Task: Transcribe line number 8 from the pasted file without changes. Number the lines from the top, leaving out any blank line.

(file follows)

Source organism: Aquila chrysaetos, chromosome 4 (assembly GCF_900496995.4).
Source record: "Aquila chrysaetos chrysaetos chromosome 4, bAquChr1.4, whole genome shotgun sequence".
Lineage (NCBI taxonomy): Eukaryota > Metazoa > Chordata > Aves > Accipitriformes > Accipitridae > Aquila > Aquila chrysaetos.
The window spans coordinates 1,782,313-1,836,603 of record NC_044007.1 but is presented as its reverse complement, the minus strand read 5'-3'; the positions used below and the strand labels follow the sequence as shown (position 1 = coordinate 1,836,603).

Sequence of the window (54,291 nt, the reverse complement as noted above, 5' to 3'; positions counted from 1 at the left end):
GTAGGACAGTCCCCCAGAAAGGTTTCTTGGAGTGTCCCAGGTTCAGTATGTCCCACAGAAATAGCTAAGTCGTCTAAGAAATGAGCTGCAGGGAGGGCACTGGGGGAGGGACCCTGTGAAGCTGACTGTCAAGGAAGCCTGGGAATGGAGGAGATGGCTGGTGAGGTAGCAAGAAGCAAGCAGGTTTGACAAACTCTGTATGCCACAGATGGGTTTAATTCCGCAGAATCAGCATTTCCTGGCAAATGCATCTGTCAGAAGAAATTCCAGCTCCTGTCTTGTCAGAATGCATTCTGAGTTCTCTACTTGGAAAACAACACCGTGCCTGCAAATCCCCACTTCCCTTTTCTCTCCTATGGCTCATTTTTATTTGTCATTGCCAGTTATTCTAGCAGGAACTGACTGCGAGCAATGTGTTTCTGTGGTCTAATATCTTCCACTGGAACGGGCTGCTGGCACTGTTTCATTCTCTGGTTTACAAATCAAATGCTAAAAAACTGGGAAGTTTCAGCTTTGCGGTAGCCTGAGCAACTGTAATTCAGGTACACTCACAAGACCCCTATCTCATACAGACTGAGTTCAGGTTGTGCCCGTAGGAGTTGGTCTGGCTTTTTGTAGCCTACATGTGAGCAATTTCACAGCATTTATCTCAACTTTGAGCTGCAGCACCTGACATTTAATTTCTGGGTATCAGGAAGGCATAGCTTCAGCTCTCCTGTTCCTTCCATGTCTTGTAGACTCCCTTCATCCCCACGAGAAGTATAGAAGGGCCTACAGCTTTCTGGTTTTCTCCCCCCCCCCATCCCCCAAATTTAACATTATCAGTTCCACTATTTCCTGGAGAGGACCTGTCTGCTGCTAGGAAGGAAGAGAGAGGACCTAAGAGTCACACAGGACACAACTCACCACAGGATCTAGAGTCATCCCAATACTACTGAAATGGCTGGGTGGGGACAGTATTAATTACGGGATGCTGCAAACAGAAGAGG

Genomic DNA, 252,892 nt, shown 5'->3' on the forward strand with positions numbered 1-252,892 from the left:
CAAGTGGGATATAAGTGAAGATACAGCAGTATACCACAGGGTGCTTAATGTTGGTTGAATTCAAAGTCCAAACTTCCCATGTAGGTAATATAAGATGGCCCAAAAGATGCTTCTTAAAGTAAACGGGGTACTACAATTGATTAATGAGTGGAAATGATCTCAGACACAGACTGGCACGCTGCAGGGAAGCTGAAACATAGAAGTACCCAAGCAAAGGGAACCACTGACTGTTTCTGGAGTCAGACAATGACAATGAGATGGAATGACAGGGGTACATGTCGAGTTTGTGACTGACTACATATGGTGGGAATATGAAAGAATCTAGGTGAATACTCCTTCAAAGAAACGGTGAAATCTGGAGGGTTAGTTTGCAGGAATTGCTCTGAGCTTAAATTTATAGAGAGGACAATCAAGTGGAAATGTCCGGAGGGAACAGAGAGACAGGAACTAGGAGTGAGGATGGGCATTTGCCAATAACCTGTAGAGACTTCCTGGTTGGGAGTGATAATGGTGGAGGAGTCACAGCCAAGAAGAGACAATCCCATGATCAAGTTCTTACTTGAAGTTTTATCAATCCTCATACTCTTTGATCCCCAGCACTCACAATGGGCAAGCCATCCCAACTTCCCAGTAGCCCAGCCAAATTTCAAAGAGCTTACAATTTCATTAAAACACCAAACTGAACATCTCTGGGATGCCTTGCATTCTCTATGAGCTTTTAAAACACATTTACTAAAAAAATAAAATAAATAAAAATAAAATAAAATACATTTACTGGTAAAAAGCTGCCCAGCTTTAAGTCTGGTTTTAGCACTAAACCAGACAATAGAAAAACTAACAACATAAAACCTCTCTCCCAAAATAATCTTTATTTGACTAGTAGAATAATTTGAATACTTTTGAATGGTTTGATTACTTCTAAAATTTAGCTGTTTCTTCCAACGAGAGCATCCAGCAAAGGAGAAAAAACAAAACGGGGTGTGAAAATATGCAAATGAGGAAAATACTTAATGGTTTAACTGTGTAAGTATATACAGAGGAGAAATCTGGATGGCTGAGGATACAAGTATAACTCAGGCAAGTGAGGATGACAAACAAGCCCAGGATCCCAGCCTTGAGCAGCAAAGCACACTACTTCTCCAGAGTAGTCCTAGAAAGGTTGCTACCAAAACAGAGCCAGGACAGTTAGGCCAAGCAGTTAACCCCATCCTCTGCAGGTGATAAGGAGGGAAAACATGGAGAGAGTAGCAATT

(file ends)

CAAGTGGGATATAAGTGAAGATACAGCAGTATACCACAGGGTGCTTAATGTTGGTTGAATTCAAAGTCCAAACTTCCCATGTAGGTAATATAAGATGGCCCAAAAGATGCTTCTTAAAGTAAACGGGGTACTACAATTGATTAATGAGTGGAAATGATCTCAGACACAGACTGGCACGCTGCAGGGAAGCTGAAACATAGAAGTACCCAAGCAAAGGGAACCACTGACTGTTTCTGGAGTCAGACAATGACAATGAGATGGAATGACAGGGGTACATGTCGAGTTTGTGACTGACTACATATGGTGGGAATATGAAAGAATCTAGGTGAATACTCCTTCAAAGAAACGGTGAAATCTGGAGGGTTAGTTTGCAGGAATTGCTCTGAGCTTAAATTTATAGAGAGGACAATCAAGTGGAAATGTCCGGAGGGAACAGAGAGACAGGAACTAGGAGTGAGGATGGGCATTTGCCAATAACCTGTAGAGACTTCCTGGTTGGGAGTGATAATGGTGGAGGAGTCACAGCCAAGAAGAGACAATCCCATGATCAAGTTCTTACTTGAAGTTTTATCAATCCTCATACTCTTTGATCCCCAGCACTCACAATGGGCAAGCCATCCCAACTTCCCAGTAGCCCAGCCAAATTTCAAAGAGCTTACAATTTCATTAAAACACCAAACTGAACATCTCTGGGATGCCTTGCATTCTCTATGAGCTTTTAAAACACATTTACTAAAAAAATAAAATAAATAAAAATAAAATAAAATACATTTACTGGTAAAAAGCTGCCCAGCTTTAAGTCTGGTTTTAGCACTAAACCAGACAATAGAAAAACTAACAACATAAAACCTCTCTCCCAAAATAATCTTTATTTGACTAGTAGAATAATTTGAATACTTTTGAATGGTTTGATTACTTCTAAAATTTAGCTGTTTCTTCCAACGAGAGCATCCAGCAAAGGAGAAAAAACAAAACGGGGTGTGAAAATATGCAAATGAGGAAAATACTTAATGGTTTAACTGTGTAAGTATATACAGAGGAGAAATCTGGATGGCTGAGGATACAAGTATAACTCAGGCAAGTGAGGATGACAAACAAGCCCAGGATCCCAGCCTTGAGCAGCAAAGCACACTACTTCTCCAGAGTAGTCCTAGAAAGGTTGCTACCAAAACAGAGCCAGGACAGTTAGGCCAAGCAGTTAACCCCATCCTCTGCAGGTGATAAGGAGGGAAAACATGGAGAGAGTAGCAATT